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Linguaholic

LinguaFranka

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Everything posted by LinguaFranka

  1. Well anybody who recommends getting rid of Avril Lavigne CDs has got my vote for a start! Seriously, his method seems to recommend turning everything in your life into Japanese from books to TV and even your computer. It all seems a little impractical to me without some kind of grounding in Japanese language in the first place.
  2. I'm from the UK and I feel that our education system fails in its attempts to teach second languages. In times gone by, pupils did a years Latin which gave them a good grounding in grammar efore they went on to learn French and maybe another language too (usually German or Spanish). Over the last 20 years or so, second language lessons became optional with the result that many pupils didn't bother taking them. The govt are trying to rectify this now but it has left the UK well behind when it comes to language skills.
  3. Well heres one about speaking another language so it's quite apt for this forum I feel: "If you talk to a man in a language he understands, that goes to his head. If you talk to him in his own language, that goes to his heart." Nelson Mandela
  4. Just be aware that reading books can be slightly confusing depending where the author is from. There are many UK words that are spelt and pronounced differently in the USA for instance "Aluminium" in the UK (pronounced Al-yew-min-ee-um), "Aluminum" in the USA (pronounced Al-oo-min-um). There are many other examples too, Google 'how to say tomato in England and the US! :grin:
  5. One of the first words we learn with foreign languages is 'please' and 'thank you'. My question regards two languages - Italian and German - where if you reply 'grazie' or 'danke', the other person always replies 'prego' or 'bitte'. Do other languages have the same standard reply for when someone says thank you?
  6. In Spanish, many words can sound the same but depending on how they are said can have completely different meanings. "pero" is the word for "but" and the same word with a double 'r' "perro" means dog! A person who tries to order the following in a Spanish restaurant "chicken but no sauce" can often end up asking for "chicken, dog, no sauce" which may cause a bit of a tense moment with the owner! (This actually happened with a friend of mine in Mallorca!)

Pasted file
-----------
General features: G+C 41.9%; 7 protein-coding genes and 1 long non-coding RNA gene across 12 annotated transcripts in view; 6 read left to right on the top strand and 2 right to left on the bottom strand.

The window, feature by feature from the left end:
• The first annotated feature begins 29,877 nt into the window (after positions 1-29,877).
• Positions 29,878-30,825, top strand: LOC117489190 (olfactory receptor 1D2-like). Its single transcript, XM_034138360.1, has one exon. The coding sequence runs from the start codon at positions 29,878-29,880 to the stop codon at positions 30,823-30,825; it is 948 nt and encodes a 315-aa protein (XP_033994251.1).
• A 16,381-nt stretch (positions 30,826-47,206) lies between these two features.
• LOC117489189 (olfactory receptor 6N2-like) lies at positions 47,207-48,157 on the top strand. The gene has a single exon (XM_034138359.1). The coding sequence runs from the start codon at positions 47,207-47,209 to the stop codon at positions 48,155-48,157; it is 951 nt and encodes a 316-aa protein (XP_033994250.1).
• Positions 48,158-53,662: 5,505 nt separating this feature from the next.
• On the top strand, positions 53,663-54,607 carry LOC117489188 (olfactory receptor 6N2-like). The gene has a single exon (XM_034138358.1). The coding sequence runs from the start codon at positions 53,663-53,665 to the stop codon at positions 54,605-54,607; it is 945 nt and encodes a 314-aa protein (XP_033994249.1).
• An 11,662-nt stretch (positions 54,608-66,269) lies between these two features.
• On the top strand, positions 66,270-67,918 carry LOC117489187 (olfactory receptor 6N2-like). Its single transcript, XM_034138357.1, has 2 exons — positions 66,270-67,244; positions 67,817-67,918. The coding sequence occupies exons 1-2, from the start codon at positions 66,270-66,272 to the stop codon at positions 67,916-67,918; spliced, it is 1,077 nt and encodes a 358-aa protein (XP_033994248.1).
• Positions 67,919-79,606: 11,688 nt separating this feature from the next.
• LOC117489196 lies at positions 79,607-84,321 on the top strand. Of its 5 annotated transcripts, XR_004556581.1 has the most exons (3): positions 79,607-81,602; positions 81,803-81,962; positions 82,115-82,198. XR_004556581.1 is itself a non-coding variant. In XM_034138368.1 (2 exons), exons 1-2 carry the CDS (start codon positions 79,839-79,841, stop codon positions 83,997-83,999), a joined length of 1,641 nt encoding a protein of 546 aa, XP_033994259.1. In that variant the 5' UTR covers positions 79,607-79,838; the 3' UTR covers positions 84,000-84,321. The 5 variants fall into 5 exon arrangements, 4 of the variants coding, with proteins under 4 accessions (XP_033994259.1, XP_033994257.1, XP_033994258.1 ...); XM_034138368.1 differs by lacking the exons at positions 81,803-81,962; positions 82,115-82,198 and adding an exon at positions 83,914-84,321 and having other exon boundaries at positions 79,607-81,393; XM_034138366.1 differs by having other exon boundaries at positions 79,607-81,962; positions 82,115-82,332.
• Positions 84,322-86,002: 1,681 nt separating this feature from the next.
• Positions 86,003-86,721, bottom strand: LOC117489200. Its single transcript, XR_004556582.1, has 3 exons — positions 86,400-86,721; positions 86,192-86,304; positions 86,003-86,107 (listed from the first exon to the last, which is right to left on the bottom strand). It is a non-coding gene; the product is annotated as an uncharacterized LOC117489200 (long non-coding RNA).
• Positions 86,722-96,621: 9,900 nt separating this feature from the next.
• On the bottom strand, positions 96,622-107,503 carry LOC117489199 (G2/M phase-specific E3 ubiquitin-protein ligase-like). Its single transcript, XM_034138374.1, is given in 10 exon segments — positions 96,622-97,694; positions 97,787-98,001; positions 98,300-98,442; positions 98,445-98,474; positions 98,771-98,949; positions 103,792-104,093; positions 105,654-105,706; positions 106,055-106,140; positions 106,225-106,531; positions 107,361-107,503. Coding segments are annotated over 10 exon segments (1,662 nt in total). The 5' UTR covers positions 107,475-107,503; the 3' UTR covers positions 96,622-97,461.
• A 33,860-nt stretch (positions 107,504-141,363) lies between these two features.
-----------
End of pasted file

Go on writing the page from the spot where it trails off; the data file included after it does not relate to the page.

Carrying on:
7. Can only add to what everyone else has said really, Spanish is the language to learn for businesses looking to move into the new booming economies of Central and South America. the US also has it as a de-facto second language so anyone wanting to get by in the Americas will give themselves a massive advantage.
  8. I like to get me head around the grammar of a language when learning it, especially it verbs and their tenses but German seems to be a bit of a minefield. The particular problem I have is finding a standard use of the past tense as German often uses the present tense plus a preposition - ie I am living in my house since = I have lived in my house. Are there any rules that someone could point me toward?
  9. I've used it for individual words or very short sentences but anything more and I find it tends to lose the plot. For instance, if you are looking for 'colloquial' spoken,local translations then it doesn't do too well. The best example would be to copy and paste an article to translate to another language and the re-translate that back to your original. You'll find it to be virtually unreadable.
  10. Hi, I'm from the UK and I will be looking for any tips on learning basic French/German and other European languages. I have started work at a UK airport dealing with customers and I feel that a bit of language familiarity will serve me well in my new job.
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